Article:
Practicing Medicine without a License: A Dangerous Proposition

As you know, in order for one to practice medicine, one must be licensed to do so.  The government requires such licensing because providing medical care can be disastrous and even fatal if such is done without the proper knowledge, skill, and training.  When licensed, the message to the patient is that the doctor is competent to provide medical care.

But of course, medical certification is not a onetime event; doctors must participate in continued education and retesting to maintain certification. 

So what happens when a person is not a licensed doctor or has let their credentials lapse negligently performs treatment on a patient and the patient is caused to suffer damages there from? 

Rest assured, our experienced Hudson medical malpractice attorneys know that there are civil and criminal repercussions for people practicing medicine without proper licensure and or certification. 

Unauthorized practice of medicine is a civil offense and many laws in New York State touch upon the issue.  For present purposes, you should simply know that any patient injured by a person pretending to be a doctor has rights to civil compensation.  Moreover, any doctor whose credentials have lapsed will face the possibility of being presumed negligent if a patient is wrongfully harmed.

Consider the tort of battery as well.  This is the harmful or offensive contact with the body of another without consent and or privilege.  When a patient consents to medical care, that consent is founded upon the doctor being a true and certified doctor.  Consent to treatment can be voided if such is based upon a lie, deceit, and or fraud and may give rise to a battery claim.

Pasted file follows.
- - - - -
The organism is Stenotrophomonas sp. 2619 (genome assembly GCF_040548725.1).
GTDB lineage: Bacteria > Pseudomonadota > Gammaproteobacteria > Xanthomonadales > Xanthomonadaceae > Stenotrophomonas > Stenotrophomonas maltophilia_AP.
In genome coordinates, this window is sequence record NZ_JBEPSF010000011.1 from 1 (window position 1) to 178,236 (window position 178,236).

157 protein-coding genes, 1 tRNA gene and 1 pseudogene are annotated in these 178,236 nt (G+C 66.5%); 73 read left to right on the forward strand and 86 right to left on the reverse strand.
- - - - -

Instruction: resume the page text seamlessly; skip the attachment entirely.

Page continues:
Since these types of actions are especially egregious, and are done with intent, a civil court can impose punitive damages on the defendant.  This means that the injured plaintiff can receive compensation meant to punish the wrongdoer in addition to receiving compensation for the economic and non-economic losses incurred like lost wages, pain and suffering, treatment costs, and so on. 

There is a criminal element to the unlicensed practice of medicine.  This means that states have made it a crime to practice medicine without being properly licensed and certified.  This means that law enforcement authorities should be notified when a person has been treated by a person unlicensed to practice medicine. 

The offending party will be fully investigated by law enforcement agencies, arrested, and charged with a crime.  The offending party could face misdemeanor and even felony charges.  Criminal consequences could be fines, probation, jail time, and even a prison sentence. 

In short, if you were treated by a phony doctor, you are entitled to compensation and the offender can go to jail. 

But what do you think?  I would love to hear from you!  Leave a comment or I also welcome your phone call on my toll-free cell at 1-866-889-6882 or you can drop me an e-mail at [email protected]  You are always welcome to request my FREE book, The Seven Deadly Mistakes of Malpractice Victims, at the home page of my website at www.protectingpatientrights.com

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